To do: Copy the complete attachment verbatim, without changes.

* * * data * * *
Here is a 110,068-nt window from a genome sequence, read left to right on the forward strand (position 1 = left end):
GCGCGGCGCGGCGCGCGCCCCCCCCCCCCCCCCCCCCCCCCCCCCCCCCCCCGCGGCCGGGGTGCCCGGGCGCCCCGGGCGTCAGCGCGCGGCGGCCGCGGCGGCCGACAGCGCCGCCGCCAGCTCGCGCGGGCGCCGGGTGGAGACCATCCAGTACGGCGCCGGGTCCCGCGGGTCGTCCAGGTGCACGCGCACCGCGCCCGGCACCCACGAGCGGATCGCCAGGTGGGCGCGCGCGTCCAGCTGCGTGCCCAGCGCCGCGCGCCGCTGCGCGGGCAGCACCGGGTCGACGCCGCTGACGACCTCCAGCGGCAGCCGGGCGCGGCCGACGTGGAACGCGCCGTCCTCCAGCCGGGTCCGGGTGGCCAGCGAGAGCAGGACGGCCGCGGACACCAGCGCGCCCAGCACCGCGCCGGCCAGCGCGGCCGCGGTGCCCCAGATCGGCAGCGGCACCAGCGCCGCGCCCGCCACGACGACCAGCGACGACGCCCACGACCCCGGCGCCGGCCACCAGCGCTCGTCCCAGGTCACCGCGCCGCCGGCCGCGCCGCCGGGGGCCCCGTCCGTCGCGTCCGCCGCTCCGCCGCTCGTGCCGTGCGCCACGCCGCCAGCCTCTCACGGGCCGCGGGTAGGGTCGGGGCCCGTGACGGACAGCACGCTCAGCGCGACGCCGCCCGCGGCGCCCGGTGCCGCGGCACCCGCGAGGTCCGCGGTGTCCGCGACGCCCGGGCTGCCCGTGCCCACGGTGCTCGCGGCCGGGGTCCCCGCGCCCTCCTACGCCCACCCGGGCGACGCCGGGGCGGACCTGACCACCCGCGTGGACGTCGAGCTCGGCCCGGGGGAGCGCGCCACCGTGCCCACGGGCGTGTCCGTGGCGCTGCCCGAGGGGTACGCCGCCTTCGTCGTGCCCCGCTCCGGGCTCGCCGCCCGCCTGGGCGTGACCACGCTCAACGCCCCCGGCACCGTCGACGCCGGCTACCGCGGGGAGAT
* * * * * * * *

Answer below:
Here is a 110,068-nt window from a genome sequence, read left to right on the forward strand (position 1 = left end):
GCGCGGCGCGGCGCGCGCCCCCCCCCCCCCCCCCCCCCCCCCCCCCCCCCCCGCGGCCGGGGTGCCCGGGCGCCCCGGGCGTCAGCGCGCGGCGGCCGCGGCGGCCGACAGCGCCGCCGCCAGCTCGCGCGGGCGCCGGGTGGAGACCATCCAGTACGGCGCCGGGTCCCGCGGGTCGTCCAGGTGCACGCGCACCGCGCCCGGCACCCACGAGCGGATCGCCAGGTGGGCGCGCGCGTCCAGCTGCGTGCCCAGCGCCGCGCGCCGCTGCGCGGGCAGCACCGGGTCGACGCCGCTGACGACCTCCAGCGGCAGCCGGGCGCGGCCGACGTGGAACGCGCCGTCCTCCAGCCGGGTCCGGGTGGCCAGCGAGAGCAGGACGGCCGCGGACACCAGCGCGCCCAGCACCGCGCCGGCCAGCGCGGCCGCGGTGCCCCAGATCGGCAGCGGCACCAGCGCCGCGCCCGCCACGACGACCAGCGACGACGCCCACGACCCCGGCGCCGGCCACCAGCGCTCGTCCCAGGTCACCGCGCCGCCGGCCGCGCCGCCGGGGGCCCCGTCCGTCGCGTCCGCCGCTCCGCCGCTCGTGCCGTGCGCCACGCCGCCAGCCTCTCACGGGCCGCGGGTAGGGTCGGGGCCCGTGACGGACAGCACGCTCAGCGCGACGCCGCCCGCGGCGCCCGGTGCCGCGGCACCCGCGAGGTCCGCGGTGTCCGCGACGCCCGGGCTGCCCGTGCCCACGGTGCTCGCGGCCGGGGTCCCCGCGCCCTCCTACGCCCACCCGGGCGACGCCGGGGCGGACCTGACCACCCGCGTGGACGTCGAGCTCGGCCCGGGGGAGCGCGCCACCGTGCCCACGGGCGTGTCCGTGGCGCTGCCCGAGGGGTACGCCGCCTTCGTCGTGCCCCGCTCCGGGCTCGCCGCCCGCCTGGGCGTGACCACGCTCAACGCCCCCGGCACCGTCGACGCCGGCTACCGCGGGGAGAT